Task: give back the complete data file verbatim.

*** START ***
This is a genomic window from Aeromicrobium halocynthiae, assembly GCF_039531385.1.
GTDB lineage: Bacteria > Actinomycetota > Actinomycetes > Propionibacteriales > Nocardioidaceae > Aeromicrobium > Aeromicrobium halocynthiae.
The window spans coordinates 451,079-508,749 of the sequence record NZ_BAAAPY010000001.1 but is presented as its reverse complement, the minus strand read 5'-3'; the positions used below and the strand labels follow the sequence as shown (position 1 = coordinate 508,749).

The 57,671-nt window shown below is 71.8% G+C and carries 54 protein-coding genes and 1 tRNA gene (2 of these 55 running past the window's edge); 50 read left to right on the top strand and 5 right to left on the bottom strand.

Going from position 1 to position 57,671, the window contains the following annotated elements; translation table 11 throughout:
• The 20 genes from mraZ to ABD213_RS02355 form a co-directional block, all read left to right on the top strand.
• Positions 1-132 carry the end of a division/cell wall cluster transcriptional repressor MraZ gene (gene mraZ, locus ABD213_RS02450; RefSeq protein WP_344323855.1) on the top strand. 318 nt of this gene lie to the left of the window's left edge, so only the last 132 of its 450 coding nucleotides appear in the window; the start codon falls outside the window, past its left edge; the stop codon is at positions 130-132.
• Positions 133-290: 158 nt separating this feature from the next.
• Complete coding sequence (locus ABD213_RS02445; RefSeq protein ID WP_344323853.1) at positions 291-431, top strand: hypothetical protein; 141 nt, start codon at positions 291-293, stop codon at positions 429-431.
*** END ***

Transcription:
This is a genomic window from Aeromicrobium halocynthiae, assembly GCF_039531385.1.
GTDB lineage: Bacteria > Actinomycetota > Actinomycetes > Propionibacteriales > Nocardioidaceae > Aeromicrobium > Aeromicrobium halocynthiae.
The window spans coordinates 451,079-508,749 of the sequence record NZ_BAAAPY010000001.1 but is presented as its reverse complement, the minus strand read 5'-3'; the positions used below and the strand labels follow the sequence as shown (position 1 = coordinate 508,749).

The 57,671-nt window shown below is 71.8% G+C and carries 54 protein-coding genes and 1 tRNA gene (2 of these 55 running past the window's edge); 50 read left to right on the top strand and 5 right to left on the bottom strand.

Going from position 1 to position 57,671, the window contains the following annotated elements; translation table 11 throughout:
• The 20 genes from mraZ to ABD213_RS02355 form a co-directional block, all read left to right on the top strand.
• Positions 1-132 carry the end of a division/cell wall cluster transcriptional repressor MraZ gene (gene mraZ, locus ABD213_RS02450; RefSeq protein WP_344323855.1) on the top strand. 318 nt of this gene lie to the left of the window's left edge, so only the last 132 of its 450 coding nucleotides appear in the window; the start codon falls outside the window, past its left edge; the stop codon is at positions 130-132.
• Positions 133-290: 158 nt separating this feature from the next.
• Complete coding sequence (locus ABD213_RS02445; RefSeq protein ID WP_344323853.1) at positions 291-431, top strand: hypothetical protein; 141 nt, start codon at positions 291-293, stop codon at positions 429-431.